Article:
Is the water on your airline flight safe to drink? It is not feasible to analyze the water on every flight, so sampling is necessary. In August and September 2004, the Environmental Protection Agency (EPA) found bacterial contamination in water samples from the lavatories and galley water taps on 20 of 158 randomly selected U.S. flights. Alarmed by the data, the EPA ordered sanitation improvements, and then tested water samples again in November and December 2004. In the second sample, bacterial contamination was found in 29 of 169 randomly sampled flights. (a) Use a left- tailed test at alpha = .05 to check whether the percent of all flights with contaminated water was lower in the first sample. (b) Find the p-value. (c) Discuss the question of significance versus importance in this specific application. (d) Test whether normality may be assumed.© BrainMass Inc. brainmass.com June 3, 2020, 9:56 pm ad1c9bdddf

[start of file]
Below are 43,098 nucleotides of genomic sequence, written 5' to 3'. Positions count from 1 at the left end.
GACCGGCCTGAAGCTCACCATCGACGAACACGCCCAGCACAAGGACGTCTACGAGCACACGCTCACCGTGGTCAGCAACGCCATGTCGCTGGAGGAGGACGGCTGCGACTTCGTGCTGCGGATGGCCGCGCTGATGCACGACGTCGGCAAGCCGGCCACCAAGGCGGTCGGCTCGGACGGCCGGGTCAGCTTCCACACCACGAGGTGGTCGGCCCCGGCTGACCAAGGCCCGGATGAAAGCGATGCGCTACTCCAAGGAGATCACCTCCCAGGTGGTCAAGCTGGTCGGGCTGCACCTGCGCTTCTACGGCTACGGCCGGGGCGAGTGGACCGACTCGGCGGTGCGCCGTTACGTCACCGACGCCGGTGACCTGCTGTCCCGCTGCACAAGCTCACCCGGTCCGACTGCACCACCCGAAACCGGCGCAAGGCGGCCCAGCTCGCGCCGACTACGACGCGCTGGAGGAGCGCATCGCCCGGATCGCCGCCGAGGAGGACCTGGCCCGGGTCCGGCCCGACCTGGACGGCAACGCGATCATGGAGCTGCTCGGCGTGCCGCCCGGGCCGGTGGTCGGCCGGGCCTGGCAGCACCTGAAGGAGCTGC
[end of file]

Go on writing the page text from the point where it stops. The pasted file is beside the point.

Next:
(a) H0: The contamination is the same in both the samples, that is, p1 = p2 vs.
Ha: The contamination is lower in the first sample, that is, p1 < p2.
Hypothesis test for two independent proportions:
alpha= 0.05, Critical z- value for a left-tailed test = ...
This solution is comprised of a complete, neat and step-by-step solution which illustrates how to complete a hypothesis test and evaluate the z-statistic. An interpretation of the results is provided, showing how to make a conclusion regarding the results found.